Atlantic Hurricane Season Ready

Atlantic Hurricane Season Ready

Storm

Hurricane season has begun, and we have until November 30, 2014 to keep a watchful eye on storm systems as they develop around us in the Atlantic.  The National Oceanic and Atmospheric Administration (NOAA) has predicted a near normal Atlantic season; one must not overlook the importance of preparing for the impact.  One must not forget the devastation of such recent hurricanes Katrina and Sandy when taking measures protect one's family and home.  Joe Nimmich, FEMA's associate administrator for Response and Recovery warns, “It only takes one hurricane or tropical storm making landfall have disastrous impacts on our communities.”

Preparation is key to minimizing impact to your family and your home.  NOAA predicts the 2014 Atlantic system will produce 8-13 named storms, 3-6 hurricanes, 1-2 of which will be major systems, and they have published guidance to follow as you prepare for the season.  We have also compiled the following tips to help.

NOAA predicts the 2014 Atlantic season will produce 8-13 named storms, 3-6 hurricanes and 1-2 major hurricanes and has published measures for you to follow to prepare your family and your home.  We have also put together a list of tips to protect your air conditioning system in the case of such a storm.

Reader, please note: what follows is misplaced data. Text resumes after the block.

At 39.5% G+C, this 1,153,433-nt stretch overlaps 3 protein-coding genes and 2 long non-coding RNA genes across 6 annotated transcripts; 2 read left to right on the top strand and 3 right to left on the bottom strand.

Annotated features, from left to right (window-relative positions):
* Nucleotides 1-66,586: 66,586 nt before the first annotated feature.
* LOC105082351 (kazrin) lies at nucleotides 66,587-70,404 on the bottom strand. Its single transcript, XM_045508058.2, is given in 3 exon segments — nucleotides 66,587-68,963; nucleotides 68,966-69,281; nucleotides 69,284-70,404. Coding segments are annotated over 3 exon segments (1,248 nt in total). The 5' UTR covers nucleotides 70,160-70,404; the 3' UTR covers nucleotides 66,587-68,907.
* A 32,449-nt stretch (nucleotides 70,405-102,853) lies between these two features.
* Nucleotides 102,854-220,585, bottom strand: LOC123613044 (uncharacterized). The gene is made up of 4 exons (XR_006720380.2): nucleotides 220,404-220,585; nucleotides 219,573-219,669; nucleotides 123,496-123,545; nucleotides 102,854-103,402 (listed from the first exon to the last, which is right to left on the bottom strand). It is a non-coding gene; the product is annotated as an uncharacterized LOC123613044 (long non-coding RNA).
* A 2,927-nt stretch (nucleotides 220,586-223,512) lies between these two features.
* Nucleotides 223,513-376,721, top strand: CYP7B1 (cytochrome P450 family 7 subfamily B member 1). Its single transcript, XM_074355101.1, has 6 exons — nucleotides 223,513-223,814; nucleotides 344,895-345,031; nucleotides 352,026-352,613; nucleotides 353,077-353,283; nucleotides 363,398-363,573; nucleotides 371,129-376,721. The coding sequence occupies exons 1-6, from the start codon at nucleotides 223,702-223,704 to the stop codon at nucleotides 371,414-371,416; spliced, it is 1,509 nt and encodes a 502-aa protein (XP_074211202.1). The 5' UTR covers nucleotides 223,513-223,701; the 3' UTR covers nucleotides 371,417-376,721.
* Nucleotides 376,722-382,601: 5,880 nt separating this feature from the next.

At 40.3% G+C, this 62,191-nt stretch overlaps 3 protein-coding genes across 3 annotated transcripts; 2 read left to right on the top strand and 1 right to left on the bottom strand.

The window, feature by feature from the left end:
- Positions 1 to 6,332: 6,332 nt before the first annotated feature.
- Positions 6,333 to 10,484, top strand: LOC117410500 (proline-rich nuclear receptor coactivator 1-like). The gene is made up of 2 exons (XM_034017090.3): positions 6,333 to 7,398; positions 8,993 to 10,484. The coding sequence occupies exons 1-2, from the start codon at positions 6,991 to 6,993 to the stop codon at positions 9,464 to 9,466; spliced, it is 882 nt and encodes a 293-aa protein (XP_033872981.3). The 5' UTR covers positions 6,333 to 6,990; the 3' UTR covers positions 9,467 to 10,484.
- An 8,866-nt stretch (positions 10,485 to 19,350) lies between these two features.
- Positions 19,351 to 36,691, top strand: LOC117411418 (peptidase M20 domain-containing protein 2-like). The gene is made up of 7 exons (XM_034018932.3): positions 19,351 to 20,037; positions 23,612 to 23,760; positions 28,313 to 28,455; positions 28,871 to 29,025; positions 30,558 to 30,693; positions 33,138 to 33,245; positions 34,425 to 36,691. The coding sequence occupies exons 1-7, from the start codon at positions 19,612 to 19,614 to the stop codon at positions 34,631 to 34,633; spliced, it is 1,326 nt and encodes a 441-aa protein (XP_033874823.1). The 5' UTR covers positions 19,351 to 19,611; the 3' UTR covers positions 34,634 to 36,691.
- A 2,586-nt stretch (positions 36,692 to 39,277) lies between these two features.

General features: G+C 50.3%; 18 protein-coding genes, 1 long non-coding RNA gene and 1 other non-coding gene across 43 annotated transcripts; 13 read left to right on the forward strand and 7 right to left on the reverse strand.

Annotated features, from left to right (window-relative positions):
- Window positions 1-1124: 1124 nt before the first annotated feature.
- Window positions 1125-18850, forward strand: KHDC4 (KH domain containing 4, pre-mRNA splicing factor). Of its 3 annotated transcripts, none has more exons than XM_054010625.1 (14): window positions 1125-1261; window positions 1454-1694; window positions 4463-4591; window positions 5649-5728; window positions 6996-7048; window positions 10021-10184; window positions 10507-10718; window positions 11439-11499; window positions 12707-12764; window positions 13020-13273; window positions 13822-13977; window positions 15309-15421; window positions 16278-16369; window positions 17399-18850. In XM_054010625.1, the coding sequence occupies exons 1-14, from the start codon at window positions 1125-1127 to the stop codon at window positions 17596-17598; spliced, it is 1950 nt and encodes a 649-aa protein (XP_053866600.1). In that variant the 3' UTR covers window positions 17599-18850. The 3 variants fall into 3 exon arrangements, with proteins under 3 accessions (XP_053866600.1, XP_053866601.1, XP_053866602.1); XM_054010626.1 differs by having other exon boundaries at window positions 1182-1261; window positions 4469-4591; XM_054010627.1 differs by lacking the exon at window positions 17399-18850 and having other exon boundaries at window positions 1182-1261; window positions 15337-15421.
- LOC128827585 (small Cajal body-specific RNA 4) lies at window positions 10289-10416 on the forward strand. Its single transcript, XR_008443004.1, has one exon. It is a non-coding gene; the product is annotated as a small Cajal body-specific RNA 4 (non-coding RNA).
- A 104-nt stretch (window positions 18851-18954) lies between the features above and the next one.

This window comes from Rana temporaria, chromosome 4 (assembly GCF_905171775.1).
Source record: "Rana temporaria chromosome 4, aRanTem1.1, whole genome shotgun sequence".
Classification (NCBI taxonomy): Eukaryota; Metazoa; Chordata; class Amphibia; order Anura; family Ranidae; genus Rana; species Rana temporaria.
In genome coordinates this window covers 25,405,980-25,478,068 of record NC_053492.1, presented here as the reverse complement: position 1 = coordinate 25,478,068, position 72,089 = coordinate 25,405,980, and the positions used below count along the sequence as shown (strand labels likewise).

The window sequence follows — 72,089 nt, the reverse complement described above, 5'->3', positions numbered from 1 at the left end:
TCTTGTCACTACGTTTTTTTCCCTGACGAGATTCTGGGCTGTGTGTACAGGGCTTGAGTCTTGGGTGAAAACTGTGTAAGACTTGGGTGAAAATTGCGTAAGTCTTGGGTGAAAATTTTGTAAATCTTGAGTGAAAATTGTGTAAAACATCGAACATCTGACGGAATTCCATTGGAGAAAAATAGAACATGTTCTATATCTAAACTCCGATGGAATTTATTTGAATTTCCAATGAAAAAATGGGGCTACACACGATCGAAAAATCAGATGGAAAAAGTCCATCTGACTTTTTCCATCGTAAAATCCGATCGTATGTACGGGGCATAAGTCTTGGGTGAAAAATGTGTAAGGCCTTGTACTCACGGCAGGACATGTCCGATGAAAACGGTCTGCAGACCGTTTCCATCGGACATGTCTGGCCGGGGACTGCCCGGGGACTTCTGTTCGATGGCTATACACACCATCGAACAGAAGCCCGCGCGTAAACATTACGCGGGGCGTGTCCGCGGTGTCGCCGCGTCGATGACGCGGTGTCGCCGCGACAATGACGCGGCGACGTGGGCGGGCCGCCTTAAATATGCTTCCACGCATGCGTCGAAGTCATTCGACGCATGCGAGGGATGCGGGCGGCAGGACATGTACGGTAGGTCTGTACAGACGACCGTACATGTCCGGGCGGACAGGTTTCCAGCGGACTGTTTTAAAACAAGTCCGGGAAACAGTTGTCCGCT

Gather Supplies in Advance. 
Putting together a supply kit of items essential for survival is your first step in preparing for a major storm.  It should include a weather radio, first-aid kit, flashlights with backup batteries, candles, matches and a seven day supply of all medication for every member of your family.  You should also prepare one gallon of water per day for each person as well as enough canned and non-perishable food to last a week.

Don’t Forget Your Sump Pump to prevent your basement from flooding. 
• Check the battery backup to ensure it is operating correctly.
• If you don’t already have a battery backup, a water powered option is a good choice.  A backup is there to ensure your sump pump continues working in the case of an extended power outage.
• Finally, remove any built up sediment in your sump pump.

Secure Your Outdoor Air Conditioning Unit and Batten Down the Hatches.
• Turn your air conditioning system off at the circuit breaker in case of a power surge.
• Use hurricane straps to secure your system from movement.  You should also tighten the bolts that secure the unit to the base.
• Move all loose objects indoors, especially those that could damage your system.

The Storm has Passed.
After the storm has passed, inspect your outdoor unit for signs of damage as soon as possible.  Look for areas that are cracked, impacted, or show signs of shifting, flooding or salt-water damage.  If you confirm any signs of damage, your air conditioner may be unsafe to operate.  You should call a licensed professional to inspect, repair or replace your system.

Sources:
http://www.noaanews.noaa.gov/stories2014/20140522_hurricaneoutlook_atlantic.html
http://www.nhc.noaa.gov/prepare/